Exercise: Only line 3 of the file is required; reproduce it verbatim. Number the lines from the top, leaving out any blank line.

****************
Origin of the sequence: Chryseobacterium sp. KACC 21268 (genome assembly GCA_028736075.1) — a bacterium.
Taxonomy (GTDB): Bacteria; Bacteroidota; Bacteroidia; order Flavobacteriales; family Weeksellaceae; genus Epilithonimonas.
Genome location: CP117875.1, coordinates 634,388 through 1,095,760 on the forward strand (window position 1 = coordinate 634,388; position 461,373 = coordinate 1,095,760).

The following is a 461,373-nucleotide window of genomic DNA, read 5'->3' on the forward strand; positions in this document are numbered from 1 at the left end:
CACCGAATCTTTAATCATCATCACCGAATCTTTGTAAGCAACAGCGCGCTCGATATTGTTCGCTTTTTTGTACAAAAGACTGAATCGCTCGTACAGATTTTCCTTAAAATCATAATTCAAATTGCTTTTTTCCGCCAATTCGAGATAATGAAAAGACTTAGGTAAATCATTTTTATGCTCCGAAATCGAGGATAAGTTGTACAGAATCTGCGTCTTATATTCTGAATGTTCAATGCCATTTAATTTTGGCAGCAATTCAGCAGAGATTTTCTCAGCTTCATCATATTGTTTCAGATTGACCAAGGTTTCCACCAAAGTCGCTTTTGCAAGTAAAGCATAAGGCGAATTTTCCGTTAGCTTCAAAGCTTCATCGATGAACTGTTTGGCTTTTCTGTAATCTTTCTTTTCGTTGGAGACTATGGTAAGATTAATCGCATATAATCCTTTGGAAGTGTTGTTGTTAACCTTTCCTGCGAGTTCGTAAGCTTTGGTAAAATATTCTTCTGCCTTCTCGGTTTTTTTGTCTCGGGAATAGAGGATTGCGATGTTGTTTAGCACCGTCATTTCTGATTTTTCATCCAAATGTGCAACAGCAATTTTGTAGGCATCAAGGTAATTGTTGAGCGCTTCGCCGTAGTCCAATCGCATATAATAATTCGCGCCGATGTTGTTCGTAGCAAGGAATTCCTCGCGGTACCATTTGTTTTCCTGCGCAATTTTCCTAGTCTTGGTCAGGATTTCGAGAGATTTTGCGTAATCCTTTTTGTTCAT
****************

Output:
Genome location: CP117875.1, coordinates 634,388 through 1,095,760 on the forward strand (window position 1 = coordinate 634,388; position 461,373 = coordinate 1,095,760).